In accord with the principles of the instant invention, the blocking layer 14 is formed of a doped, microcrystalline semiconductor alloy layer. As discussed previously, a high degree of substitutional doping may be readily attained in such alloylayers without the introduction of an undue number of deleterious states therein. A wide variety of microcrystalline semiconductor materials may be employed in the practice of the instant invention. Among some of the favored alloys are silicon:hydrogenalloys, silicon:hydrogen:halogen alloys, germanium:hydrogen alloys, germanium:hydrogen:halogen alloys, silicon:germanium:hydrogen alloys, and silicon:hydrogen:halogen alloys. Among the halongenated alloys, fluorinated alloys are particularly preferred. Some such alloys having utility herein are disclosed in U.S. Pat. No. 4,217,374 of Ovshinsky et al entitled Amorphous Semiconductors Equivalent to Crystalline Semiconductors, U.S. Pat. No. 4,226,898 of Ovshinsky et al entitled AmorphousSemiconductors Equivalent to Crystalline Semiconductors Produced By A Glow Discharge Process, U.S. patent application Ser. No. 668,435 filed Nov. 5, 1984 of Yang et al entitled Boron Doped Semiconductor Materials And Method For Producing Same and U.S. patent application Ser. No. 701,320 filed Feb. 12, 1985 of Guha et al entitled Improved p-doped Semiconductor Alloy Materials And Devices Fabricated Therefrom. These patents and applications are assigned to the asignee of the instant invention and thedisclosures thereof are incorporated herein by reference.
Doping of the alloys may be accomplished by any techniques and employing materials well known to those skilled in the art. Since the blocking layer 14 is made of highly conductive microcrystalline semiconductor alloy material, it may be maderelatively thick without seriously impeding the operation of the photoreceptor 10 by the addition of series resistance thereto; however, it is a notable feature of the instant invention that the highly doped microcrystalline blocking layer may be maderelatively thin and still provide a high degree of blocking. The only lower limit for thickness is the requirement that the drift range, the mu-tau product of the charge carrier being blocked multiplied by the average electric field strength E in theblocking layer be smaller than the thickness of the layer. It can be readily appreciated that because of the high conductivity of these blocking layers and consequently the very small distance over which an applied electric field will be reduced to zerobecause of dielectric screening, that this limit may be practically achieved by requiring only that the blocking layer thickness exceed the dielectric screening length.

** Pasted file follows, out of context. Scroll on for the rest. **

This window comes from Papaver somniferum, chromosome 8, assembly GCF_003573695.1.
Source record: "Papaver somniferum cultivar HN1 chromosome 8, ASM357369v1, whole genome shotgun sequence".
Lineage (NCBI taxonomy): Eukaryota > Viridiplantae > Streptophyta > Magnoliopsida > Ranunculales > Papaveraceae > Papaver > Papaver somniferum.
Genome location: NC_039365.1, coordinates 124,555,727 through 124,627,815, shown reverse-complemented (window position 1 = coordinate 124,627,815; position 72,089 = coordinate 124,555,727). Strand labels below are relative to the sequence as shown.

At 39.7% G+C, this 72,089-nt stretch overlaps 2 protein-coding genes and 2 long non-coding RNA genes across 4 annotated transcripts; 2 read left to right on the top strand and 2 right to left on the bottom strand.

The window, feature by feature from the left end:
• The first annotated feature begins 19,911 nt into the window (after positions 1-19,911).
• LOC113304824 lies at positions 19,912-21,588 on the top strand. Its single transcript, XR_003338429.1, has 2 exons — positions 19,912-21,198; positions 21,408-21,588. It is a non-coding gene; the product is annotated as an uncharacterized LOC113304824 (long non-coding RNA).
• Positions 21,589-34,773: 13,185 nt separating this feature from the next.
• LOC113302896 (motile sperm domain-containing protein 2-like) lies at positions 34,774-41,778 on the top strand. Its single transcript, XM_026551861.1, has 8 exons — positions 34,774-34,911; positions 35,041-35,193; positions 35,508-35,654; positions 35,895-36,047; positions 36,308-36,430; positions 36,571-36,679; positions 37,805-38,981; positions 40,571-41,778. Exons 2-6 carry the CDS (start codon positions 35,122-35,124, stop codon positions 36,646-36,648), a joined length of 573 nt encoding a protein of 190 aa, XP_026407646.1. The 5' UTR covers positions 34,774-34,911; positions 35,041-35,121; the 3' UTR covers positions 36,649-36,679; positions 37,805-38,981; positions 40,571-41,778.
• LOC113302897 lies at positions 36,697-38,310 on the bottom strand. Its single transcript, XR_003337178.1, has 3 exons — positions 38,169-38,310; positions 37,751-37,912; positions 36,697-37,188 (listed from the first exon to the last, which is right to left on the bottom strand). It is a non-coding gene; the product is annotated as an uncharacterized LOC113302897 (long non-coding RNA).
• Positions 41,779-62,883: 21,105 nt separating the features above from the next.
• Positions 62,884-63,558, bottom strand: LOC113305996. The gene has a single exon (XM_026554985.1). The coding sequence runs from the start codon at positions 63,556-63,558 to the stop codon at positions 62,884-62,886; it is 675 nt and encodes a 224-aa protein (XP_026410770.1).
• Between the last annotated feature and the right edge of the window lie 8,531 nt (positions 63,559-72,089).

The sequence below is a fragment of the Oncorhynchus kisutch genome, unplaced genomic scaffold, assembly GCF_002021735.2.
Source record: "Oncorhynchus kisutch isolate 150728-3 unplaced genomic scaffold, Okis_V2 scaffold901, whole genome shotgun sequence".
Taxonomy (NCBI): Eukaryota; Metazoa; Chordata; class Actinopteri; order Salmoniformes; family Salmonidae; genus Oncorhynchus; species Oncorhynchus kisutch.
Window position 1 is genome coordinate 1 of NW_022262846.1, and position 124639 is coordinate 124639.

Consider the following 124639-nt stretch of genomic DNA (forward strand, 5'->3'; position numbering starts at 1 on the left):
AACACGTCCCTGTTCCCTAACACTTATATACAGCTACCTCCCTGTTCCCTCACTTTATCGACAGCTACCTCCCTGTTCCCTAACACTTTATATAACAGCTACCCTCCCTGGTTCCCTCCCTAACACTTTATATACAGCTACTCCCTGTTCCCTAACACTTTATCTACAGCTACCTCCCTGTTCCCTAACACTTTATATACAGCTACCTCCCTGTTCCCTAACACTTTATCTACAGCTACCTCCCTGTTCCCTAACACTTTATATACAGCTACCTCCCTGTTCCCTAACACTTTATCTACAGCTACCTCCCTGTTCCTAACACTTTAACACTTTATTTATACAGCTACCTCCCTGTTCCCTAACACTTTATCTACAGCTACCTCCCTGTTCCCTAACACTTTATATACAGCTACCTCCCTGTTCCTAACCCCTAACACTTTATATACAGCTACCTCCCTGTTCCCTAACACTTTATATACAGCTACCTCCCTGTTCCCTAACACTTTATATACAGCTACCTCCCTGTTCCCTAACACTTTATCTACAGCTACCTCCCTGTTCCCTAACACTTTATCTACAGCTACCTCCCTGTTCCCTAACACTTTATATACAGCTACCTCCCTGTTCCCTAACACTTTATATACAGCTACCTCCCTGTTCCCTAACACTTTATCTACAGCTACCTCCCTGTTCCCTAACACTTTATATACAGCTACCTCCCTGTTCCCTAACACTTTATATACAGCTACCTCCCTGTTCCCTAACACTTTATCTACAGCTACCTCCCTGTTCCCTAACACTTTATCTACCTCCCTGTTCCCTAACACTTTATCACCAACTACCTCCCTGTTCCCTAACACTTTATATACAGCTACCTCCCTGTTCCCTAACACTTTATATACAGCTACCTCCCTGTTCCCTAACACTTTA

While a wide variety of semiconductor materials may be employed to fabricate the photoconductive layer 16, it has been found that amorphous silicon, amorphous germanium and amorphous-silicon germanium alloys are particularly advantageous in thepractice of the instant invention. Such alloys and methods for their preparation are disclosed in the patents and applications referred to and incorporated by reference hereinabove.